After banding on Monday, most of us went back to work or out to lunch. ENSP Principal Zoologists Kathy Clark and Mick Valent, however, went on to check a report of peregrine falcons in Elizabeth. The report proved to be accurate. While there was no sign of nesting this year, the pair appears to be bonding to both each other and the area, which augurs well for next spring. (The photo to the right shows the female enjoying a pigeon lunch). Mick will be returning to the site with a nestbox in the near future.
As she did in Stone Harbor two weeks ago, Kathy once again succeeded in capturing band numbers for the birds. The male is a native of Connecticut, hatched in 2000, and the female is one of the two females that fledged from 101 Hudson Street in 2003!
In six years that peregrines have nested on the heights of 101 Hudson Street, we have never heard anything about any of the Hudson Street birds, and now we have two females who are or probably will be nesting in New Jersey. Exciting discovery!
The first surprise was when we walked out on the roof to find an empty nestbox. Several of us had seen the birds being fed earlier this morning. When we heard ENSP Principal Zoologist Kathy Clark saying "Linn. Bird behind you," we went into our human version of a stoop, assuming the female was coming in from behind us. Imagine the surprise when Kathy gestured somewhat frantically and we looked down to see two little falcons huddled behind a piece of pipe a foot behind us, trying to make themselves invisible from from both the sun and the intruders.
Then we all started looking for the third bird...a task that was proving to be difficult. Just how far could one little eyas get on its first foray out of the box?
Not too far, it seems, as we eventually located him under the rim of the box, plastered up against the wall.
The rest of the banding event went much more smoothly. We were accompanied by several invited guests, including Bob Ivry, the Record reporter whose earlier stories on the trials of the Hudson Street falcons brought us nationwide attention, and Beth Balbierz, a Record photographer whose amazing raptor photos have accompanied many articles on Jersey birds. The eyases turned out to be two females and one male. We will give you their band numbers in our next update.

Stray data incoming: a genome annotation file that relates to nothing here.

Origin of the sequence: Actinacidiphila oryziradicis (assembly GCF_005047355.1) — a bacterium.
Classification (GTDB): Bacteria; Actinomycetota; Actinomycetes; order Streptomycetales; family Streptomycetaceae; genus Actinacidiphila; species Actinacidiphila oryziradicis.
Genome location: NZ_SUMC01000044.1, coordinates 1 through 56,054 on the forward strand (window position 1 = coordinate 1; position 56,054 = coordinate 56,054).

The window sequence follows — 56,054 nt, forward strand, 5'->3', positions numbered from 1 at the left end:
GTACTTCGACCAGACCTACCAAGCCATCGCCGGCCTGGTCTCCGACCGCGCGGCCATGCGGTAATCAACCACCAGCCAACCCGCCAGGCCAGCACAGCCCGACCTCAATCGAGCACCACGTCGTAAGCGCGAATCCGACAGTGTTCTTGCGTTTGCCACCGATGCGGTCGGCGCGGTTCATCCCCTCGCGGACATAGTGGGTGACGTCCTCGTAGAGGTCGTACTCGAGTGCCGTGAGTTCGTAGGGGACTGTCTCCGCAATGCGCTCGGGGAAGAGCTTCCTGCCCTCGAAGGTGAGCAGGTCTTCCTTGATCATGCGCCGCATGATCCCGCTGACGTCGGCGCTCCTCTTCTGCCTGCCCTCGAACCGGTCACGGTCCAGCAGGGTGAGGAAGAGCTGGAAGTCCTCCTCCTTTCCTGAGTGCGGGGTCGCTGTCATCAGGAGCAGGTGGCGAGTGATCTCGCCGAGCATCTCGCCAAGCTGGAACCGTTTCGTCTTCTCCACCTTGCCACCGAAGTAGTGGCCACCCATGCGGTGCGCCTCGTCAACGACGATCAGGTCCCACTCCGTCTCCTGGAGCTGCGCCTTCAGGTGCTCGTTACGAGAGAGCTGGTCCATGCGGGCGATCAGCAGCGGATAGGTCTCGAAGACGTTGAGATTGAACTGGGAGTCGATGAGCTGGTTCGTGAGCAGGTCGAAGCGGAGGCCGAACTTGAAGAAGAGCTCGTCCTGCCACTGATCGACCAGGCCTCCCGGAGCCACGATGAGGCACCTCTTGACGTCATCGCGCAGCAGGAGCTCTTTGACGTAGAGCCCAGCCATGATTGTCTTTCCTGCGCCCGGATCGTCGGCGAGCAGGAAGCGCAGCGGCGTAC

The next surprise occurred when we went to replace the birds in the nestbox. Principal zoologist Mick Valent noticed an unusual looking prey item stashed on one of the parapets to the east of the box. Of course, we had to have a closer look. The quite mordant bird turned out to be a Yellow-billed Cuckoo, and it had not been dead long. We are all left trying to figure out how a bird that is no longer overly common in New Jersey was found in the middle of the Jersey City financial district at a time when its migration should have been completed. One of the many mysteries to occur this year at the Hudson Street eyrie!
We are putting together a photo gallery of today's banding and will post it within the next few days. We are happy to report that all three birds are healthy, with no sign of trichomoniasis, and appear to be normal weight. They were extremely active and as aggressive as any four-week old peregrine, as several of us with scratches can attest. We did manage to unfreeze the camera. Viewers may notice the large wooden ramp now leading up to the box. Since the birds are still a little young, and would not be able to jump back into the box, we have provided them with a temporary ramp.
We would like to thank John Bonner of Mack-Cali for his many courtesies today. Mr. Bonner was somewhat apprehensive when we put a young falcon in his hands for the first time. We convinced him it was part of his initiation as falcon liaison and he most graciously acquiesced. In fact, we secretly suspect he downright enjoyed it!
June 3, 2005